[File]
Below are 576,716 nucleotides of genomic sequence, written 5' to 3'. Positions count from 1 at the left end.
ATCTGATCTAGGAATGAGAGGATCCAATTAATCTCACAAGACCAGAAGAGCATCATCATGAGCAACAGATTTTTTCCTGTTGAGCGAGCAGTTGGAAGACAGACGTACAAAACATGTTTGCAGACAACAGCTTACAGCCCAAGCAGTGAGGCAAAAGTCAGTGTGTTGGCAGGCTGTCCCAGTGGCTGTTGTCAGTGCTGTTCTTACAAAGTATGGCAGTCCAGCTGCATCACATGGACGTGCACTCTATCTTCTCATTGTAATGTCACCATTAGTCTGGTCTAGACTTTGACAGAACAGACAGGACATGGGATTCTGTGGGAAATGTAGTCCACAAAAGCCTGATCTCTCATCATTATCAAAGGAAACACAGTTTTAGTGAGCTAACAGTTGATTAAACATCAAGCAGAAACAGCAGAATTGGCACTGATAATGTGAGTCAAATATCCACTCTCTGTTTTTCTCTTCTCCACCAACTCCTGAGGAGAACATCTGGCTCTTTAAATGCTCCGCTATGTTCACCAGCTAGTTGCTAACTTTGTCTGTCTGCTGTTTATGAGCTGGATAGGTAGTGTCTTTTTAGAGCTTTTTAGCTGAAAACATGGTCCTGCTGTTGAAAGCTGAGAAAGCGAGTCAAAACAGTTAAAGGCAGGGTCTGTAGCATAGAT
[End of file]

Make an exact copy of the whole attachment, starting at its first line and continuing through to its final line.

Below are 576,716 nucleotides of genomic sequence, written 5' to 3'. Positions count from 1 at the left end.
ATCTGATCTAGGAATGAGAGGATCCAATTAATCTCACAAGACCAGAAGAGCATCATCATGAGCAACAGATTTTTTCCTGTTGAGCGAGCAGTTGGAAGACAGACGTACAAAACATGTTTGCAGACAACAGCTTACAGCCCAAGCAGTGAGGCAAAAGTCAGTGTGTTGGCAGGCTGTCCCAGTGGCTGTTGTCAGTGCTGTTCTTACAAAGTATGGCAGTCCAGCTGCATCACATGGACGTGCACTCTATCTTCTCATTGTAATGTCACCATTAGTCTGGTCTAGACTTTGACAGAACAGACAGGACATGGGATTCTGTGGGAAATGTAGTCCACAAAAGCCTGATCTCTCATCATTATCAAAGGAAACACAGTTTTAGTGAGCTAACAGTTGATTAAACATCAAGCAGAAACAGCAGAATTGGCACTGATAATGTGAGTCAAATATCCACTCTCTGTTTTTCTCTTCTCCACCAACTCCTGAGGAGAACATCTGGCTCTTTAAATGCTCCGCTATGTTCACCAGCTAGTTGCTAACTTTGTCTGTCTGCTGTTTATGAGCTGGATAGGTAGTGTCTTTTTAGAGCTTTTTAGCTGAAAACATGGTCCTGCTGTTGAAAGCTGAGAAAGCGAGTCAAAACAGTTAAAGGCAGGGTCTGTAGCATAGAT